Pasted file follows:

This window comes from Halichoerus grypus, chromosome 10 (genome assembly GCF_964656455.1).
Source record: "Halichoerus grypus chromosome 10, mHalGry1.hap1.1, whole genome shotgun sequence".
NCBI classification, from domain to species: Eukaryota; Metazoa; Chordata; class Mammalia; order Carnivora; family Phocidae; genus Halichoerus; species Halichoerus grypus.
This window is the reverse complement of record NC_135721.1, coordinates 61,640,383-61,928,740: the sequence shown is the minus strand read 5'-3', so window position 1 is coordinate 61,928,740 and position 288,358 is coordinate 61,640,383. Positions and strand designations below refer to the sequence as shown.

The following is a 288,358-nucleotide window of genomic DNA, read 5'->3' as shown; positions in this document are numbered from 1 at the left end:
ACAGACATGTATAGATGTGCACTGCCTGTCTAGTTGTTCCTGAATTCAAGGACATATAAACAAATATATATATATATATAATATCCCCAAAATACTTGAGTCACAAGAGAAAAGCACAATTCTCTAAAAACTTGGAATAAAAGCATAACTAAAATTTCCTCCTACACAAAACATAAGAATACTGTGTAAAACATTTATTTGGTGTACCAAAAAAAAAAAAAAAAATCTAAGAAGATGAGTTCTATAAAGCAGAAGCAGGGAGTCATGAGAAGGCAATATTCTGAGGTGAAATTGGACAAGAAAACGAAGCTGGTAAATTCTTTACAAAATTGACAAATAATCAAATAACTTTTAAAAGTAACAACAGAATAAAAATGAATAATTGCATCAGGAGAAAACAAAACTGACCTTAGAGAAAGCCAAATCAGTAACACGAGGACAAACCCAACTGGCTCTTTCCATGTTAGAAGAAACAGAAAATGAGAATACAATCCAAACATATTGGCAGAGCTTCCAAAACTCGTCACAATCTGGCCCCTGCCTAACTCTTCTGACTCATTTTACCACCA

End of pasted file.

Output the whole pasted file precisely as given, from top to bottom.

This window comes from Halichoerus grypus, chromosome 10 (genome assembly GCF_964656455.1).
Source record: "Halichoerus grypus chromosome 10, mHalGry1.hap1.1, whole genome shotgun sequence".
NCBI classification, from domain to species: Eukaryota; Metazoa; Chordata; class Mammalia; order Carnivora; family Phocidae; genus Halichoerus; species Halichoerus grypus.
This window is the reverse complement of record NC_135721.1, coordinates 61,640,383-61,928,740: the sequence shown is the minus strand read 5'-3', so window position 1 is coordinate 61,928,740 and position 288,358 is coordinate 61,640,383. Positions and strand designations below refer to the sequence as shown.

The following is a 288,358-nucleotide window of genomic DNA, read 5'->3' as shown; positions in this document are numbered from 1 at the left end:
ACAGACATGTATAGATGTGCACTGCCTGTCTAGTTGTTCCTGAATTCAAGGACATATAAACAAATATATATATATATATAATATCCCCAAAATACTTGAGTCACAAGAGAAAAGCACAATTCTCTAAAAACTTGGAATAAAAGCATAACTAAAATTTCCTCCTACACAAAACATAAGAATACTGTGTAAAACATTTATTTGGTGTACCAAAAAAAAAAAAAAAAATCTAAGAAGATGAGTTCTATAAAGCAGAAGCAGGGAGTCATGAGAAGGCAATATTCTGAGGTGAAATTGGACAAGAAAACGAAGCTGGTAAATTCTTTACAAAATTGACAAATAATCAAATAACTTTTAAAAGTAACAACAGAATAAAAATGAATAATTGCATCAGGAGAAAACAAAACTGACCTTAGAGAAAGCCAAATCAGTAACACGAGGACAAACCCAACTGGCTCTTTCCATGTTAGAAGAAACAGAAAATGAGAATACAATCCAAACATATTGGCAGAGCTTCCAAAACTCGTCACAATCTGGCCCCTGCCTAACTCTTCTGACTCATTTTACCACCA